Chris Olson
Chris Olson founded The Media Trust with a goal of transforming the internet experience by creating better digital ecosystems.
War on Cybercrime

To Win the War on Cybercrime, Businesses Need an Ethical Framework

A 76-year-old mother opened up her MacBook Pro one day, only to find it covered in urgent tech support pop-ups. After calling the number on her screen, she was scammed out of $2,000 by a man claiming to be from Apple Support. According to U.S Today, her money was not recoverable. By now this is an all-too-familiar story for many Americans: according to NORC at the University of Chicago, 64% of adults over the age of 50 experience cyber abuse at least once in their lifetime. Cyber actors focus their attention on easy targets, and the organizations who could stand in their way do little to make a difference

The Need for a Victim Focus

Cybercrime is rising, and with it, so is the number of victims. In 2023, the global cost of cybercrime – including ransomware, fraud and phishing attacks – is expected to reach $8 trillion. And while businesses are spending a lot to protect themselves from cyber actors, those efforts are doing little to help their customers – sometimes, they even make things worse.

Part of the problem can be laid at the feet of a mentality that overlooks victims. Going forward, small businesses and big corporations must align their cybersecurity efforts with an ethical framework focused on protecting consumers. And since the federal government is slow to act, change must begin on a local level.

Why Businesses Are Losing the War on Cybercrime

Each year, the amount that businesses spend on cybersecurity is scaling with the number of cyberattacks. But today, cybersecurity efforts in corporate America are almost entirely focused on maintaining operations in the face of an attack, protecting businesses from liability in the event of a breach, or appeasing victims in the aftermath of an attack to stave off public scrutiny.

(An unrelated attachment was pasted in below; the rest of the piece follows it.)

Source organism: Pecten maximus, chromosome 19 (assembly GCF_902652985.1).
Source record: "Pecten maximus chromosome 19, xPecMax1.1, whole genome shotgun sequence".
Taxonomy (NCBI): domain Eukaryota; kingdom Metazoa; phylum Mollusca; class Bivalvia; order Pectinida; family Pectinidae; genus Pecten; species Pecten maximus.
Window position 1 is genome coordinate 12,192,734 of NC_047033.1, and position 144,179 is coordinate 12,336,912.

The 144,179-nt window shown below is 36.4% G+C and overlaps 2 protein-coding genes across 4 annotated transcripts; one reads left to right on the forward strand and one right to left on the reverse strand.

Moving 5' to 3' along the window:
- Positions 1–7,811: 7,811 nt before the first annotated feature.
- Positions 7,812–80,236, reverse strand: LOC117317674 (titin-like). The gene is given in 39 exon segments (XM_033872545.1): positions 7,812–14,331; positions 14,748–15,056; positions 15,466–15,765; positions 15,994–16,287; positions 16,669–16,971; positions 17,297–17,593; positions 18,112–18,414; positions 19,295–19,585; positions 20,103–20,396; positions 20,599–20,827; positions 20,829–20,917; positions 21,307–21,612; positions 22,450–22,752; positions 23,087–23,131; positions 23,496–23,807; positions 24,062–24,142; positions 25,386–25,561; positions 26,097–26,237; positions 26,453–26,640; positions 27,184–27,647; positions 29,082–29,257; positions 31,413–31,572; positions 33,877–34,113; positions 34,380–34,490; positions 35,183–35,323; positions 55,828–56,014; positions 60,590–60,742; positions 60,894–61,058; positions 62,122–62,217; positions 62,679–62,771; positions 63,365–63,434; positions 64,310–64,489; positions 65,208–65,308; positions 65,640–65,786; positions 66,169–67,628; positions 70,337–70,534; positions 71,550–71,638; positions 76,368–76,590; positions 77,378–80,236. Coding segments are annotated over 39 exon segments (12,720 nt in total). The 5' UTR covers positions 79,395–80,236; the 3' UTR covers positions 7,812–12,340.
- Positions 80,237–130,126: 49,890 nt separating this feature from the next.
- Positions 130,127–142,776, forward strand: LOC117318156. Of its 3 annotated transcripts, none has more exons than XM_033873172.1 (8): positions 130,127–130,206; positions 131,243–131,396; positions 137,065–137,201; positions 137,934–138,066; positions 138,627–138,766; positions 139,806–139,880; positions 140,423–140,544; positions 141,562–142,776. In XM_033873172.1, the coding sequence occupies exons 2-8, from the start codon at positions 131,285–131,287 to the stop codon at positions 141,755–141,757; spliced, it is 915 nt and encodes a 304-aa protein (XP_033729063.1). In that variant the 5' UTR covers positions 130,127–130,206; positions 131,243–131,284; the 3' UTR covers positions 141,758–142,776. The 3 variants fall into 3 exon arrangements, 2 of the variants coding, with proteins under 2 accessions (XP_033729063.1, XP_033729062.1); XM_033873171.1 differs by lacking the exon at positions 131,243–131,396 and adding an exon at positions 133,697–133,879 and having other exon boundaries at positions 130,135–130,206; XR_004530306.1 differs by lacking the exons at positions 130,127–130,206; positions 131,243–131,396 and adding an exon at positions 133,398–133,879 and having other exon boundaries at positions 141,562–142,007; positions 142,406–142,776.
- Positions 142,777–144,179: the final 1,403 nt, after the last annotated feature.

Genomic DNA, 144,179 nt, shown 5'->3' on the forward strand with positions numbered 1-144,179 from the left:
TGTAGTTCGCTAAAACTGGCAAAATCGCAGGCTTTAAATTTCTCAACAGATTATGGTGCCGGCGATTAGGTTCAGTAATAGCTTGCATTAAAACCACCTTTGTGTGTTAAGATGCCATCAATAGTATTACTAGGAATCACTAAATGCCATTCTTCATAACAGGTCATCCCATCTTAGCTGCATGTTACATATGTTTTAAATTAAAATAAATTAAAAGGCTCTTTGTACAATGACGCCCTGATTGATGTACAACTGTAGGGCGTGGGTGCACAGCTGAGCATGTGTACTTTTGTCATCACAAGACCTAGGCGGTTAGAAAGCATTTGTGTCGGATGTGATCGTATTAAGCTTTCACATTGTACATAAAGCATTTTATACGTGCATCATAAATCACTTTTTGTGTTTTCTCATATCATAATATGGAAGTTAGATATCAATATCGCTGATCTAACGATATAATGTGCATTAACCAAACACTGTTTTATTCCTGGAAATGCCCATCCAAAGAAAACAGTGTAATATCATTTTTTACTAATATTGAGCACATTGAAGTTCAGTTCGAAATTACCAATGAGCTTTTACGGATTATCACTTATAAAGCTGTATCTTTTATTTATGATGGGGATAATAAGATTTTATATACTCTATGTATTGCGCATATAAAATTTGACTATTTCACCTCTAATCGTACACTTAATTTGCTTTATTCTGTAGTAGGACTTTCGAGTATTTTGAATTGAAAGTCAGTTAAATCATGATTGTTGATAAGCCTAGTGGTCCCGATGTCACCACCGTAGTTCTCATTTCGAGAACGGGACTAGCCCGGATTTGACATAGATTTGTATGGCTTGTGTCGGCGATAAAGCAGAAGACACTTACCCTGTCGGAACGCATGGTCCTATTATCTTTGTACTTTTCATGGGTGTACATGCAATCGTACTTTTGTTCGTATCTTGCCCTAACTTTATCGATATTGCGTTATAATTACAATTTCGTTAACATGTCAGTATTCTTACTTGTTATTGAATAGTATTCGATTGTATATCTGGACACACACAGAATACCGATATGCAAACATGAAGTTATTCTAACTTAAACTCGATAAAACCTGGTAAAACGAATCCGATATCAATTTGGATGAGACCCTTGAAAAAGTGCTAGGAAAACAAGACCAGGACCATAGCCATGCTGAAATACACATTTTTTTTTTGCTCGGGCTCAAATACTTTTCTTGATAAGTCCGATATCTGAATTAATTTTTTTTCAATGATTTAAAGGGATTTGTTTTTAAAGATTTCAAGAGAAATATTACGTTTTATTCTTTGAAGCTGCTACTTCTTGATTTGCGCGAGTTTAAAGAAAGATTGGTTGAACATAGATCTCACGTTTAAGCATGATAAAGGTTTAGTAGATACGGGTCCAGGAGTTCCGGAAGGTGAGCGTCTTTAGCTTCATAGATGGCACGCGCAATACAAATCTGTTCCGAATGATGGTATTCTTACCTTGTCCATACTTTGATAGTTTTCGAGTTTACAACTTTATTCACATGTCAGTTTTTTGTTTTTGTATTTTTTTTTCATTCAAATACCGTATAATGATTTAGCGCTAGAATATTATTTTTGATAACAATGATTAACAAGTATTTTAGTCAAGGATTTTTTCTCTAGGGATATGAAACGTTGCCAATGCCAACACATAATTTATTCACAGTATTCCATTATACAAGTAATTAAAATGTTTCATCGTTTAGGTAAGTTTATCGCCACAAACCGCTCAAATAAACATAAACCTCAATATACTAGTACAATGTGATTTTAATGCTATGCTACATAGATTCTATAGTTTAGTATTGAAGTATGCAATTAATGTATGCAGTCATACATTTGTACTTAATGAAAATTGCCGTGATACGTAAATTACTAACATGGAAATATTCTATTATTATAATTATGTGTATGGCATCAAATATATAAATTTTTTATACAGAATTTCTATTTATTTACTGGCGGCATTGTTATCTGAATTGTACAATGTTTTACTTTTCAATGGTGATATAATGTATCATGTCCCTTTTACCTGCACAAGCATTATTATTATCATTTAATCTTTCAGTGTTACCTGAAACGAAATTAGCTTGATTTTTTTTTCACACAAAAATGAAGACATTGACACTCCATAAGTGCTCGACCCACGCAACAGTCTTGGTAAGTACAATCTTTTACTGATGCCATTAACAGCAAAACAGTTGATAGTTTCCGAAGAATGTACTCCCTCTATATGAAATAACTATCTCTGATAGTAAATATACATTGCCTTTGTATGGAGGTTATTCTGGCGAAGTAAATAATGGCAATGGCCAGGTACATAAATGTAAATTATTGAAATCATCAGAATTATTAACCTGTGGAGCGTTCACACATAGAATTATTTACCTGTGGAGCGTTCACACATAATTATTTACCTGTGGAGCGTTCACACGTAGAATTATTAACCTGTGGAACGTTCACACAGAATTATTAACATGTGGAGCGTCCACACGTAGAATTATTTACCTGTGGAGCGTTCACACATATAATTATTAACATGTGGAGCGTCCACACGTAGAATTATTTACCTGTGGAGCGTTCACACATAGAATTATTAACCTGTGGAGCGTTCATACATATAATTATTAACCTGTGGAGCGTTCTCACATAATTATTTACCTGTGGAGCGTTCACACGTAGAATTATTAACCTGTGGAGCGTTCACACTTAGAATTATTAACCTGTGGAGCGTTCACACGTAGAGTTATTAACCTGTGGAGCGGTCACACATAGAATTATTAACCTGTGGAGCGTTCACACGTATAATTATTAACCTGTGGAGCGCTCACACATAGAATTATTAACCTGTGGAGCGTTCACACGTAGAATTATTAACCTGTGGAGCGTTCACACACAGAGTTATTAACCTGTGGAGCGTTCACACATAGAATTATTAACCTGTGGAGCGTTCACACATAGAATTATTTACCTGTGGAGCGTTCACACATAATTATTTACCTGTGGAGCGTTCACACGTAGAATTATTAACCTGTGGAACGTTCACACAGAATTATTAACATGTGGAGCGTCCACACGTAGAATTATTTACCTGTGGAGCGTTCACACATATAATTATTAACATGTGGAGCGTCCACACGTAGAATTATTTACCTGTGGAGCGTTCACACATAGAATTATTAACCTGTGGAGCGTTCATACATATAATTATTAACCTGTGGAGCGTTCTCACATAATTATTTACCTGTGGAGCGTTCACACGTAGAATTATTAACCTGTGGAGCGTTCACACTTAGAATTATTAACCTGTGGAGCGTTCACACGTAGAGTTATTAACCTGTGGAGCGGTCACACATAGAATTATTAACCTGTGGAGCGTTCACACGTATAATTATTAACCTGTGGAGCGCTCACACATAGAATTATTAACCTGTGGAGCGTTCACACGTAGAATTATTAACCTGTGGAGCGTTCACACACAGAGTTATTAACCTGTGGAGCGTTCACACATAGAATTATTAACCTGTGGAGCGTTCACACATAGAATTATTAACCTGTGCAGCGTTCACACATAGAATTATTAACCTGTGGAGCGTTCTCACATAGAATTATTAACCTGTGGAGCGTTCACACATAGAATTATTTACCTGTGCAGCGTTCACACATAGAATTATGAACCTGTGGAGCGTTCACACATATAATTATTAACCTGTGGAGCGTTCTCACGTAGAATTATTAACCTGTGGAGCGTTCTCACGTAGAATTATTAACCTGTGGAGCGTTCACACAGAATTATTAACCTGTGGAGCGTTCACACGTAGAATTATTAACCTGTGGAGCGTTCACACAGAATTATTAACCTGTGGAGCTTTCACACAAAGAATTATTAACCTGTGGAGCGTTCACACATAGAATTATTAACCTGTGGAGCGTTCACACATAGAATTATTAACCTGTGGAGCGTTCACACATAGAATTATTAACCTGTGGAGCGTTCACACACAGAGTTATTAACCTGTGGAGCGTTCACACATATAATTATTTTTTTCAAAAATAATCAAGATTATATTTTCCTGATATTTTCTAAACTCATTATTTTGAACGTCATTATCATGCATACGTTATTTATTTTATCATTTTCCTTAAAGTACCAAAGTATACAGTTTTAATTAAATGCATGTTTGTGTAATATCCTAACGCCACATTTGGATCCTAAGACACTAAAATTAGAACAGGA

There is little to no focus on preventing the creation of new victims. By and large, consumers are just an accepted casualty of the war on cybercrime: just like big retail outlets count on a certain amount of property theft each fiscal year, big corporations accept that a certain amount of customer data will be stolen, and a certain number of online users will be scammed (the comparison between retail shrinkage and expected loss from cyberattacks was even made by CISA in a report from 2020.)

The urgency required to make a difference where it matters most will only come when victims are at the front and center of cybersecurity efforts, and not a minute sooner.  

The Need for An Ethical Framework

Building a mindset that includes the victims of cybercrime will require businesses to adopt an ethical framework that puts their customer’s safety and wellbeing first.

Unlike industry-specific regulations (such as ISO 27001), the goal would not be to protect sensitive business information – and unlike emerging data privacy legislation (GDPR and CCPA) the goal would not be to prevent liability or appease customers in the aftermath of a breach.

Instead, the goal would be to prevent new victims by thwarting consumer-directed attacks. While the purpose of this article is not to create such a framework from scratch, it would incorporate at least a few essential tenets, such as: